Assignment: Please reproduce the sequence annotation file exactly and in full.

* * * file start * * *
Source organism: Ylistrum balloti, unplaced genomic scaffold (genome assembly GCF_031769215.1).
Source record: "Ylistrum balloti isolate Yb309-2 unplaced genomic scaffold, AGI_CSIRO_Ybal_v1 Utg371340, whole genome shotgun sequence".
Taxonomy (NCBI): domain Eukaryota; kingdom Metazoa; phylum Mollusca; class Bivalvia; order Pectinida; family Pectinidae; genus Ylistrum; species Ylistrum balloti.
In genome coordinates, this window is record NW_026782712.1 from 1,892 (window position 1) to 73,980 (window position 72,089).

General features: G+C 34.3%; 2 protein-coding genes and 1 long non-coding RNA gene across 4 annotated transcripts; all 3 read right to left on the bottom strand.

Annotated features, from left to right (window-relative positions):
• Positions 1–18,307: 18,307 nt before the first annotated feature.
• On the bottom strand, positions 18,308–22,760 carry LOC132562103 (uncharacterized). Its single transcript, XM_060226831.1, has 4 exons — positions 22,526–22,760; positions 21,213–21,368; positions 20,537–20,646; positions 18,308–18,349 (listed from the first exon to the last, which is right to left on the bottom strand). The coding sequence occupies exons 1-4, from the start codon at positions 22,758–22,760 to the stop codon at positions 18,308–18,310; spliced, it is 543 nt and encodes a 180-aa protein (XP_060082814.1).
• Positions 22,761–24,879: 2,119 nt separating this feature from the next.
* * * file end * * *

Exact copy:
Source organism: Ylistrum balloti, unplaced genomic scaffold (genome assembly GCF_031769215.1).
Source record: "Ylistrum balloti isolate Yb309-2 unplaced genomic scaffold, AGI_CSIRO_Ybal_v1 Utg371340, whole genome shotgun sequence".
Taxonomy (NCBI): domain Eukaryota; kingdom Metazoa; phylum Mollusca; class Bivalvia; order Pectinida; family Pectinidae; genus Ylistrum; species Ylistrum balloti.
In genome coordinates, this window is record NW_026782712.1 from 1,892 (window position 1) to 73,980 (window position 72,089).

General features: G+C 34.3%; 2 protein-coding genes and 1 long non-coding RNA gene across 4 annotated transcripts; all 3 read right to left on the bottom strand.

Annotated features, from left to right (window-relative positions):
• Positions 1–18,307: 18,307 nt before the first annotated feature.
• On the bottom strand, positions 18,308–22,760 carry LOC132562103 (uncharacterized). Its single transcript, XM_060226831.1, has 4 exons — positions 22,526–22,760; positions 21,213–21,368; positions 20,537–20,646; positions 18,308–18,349 (listed from the first exon to the last, which is right to left on the bottom strand). The coding sequence occupies exons 1-4, from the start codon at positions 22,758–22,760 to the stop codon at positions 18,308–18,310; spliced, it is 543 nt and encodes a 180-aa protein (XP_060082814.1).
• Positions 22,761–24,879: 2,119 nt separating this feature from the next.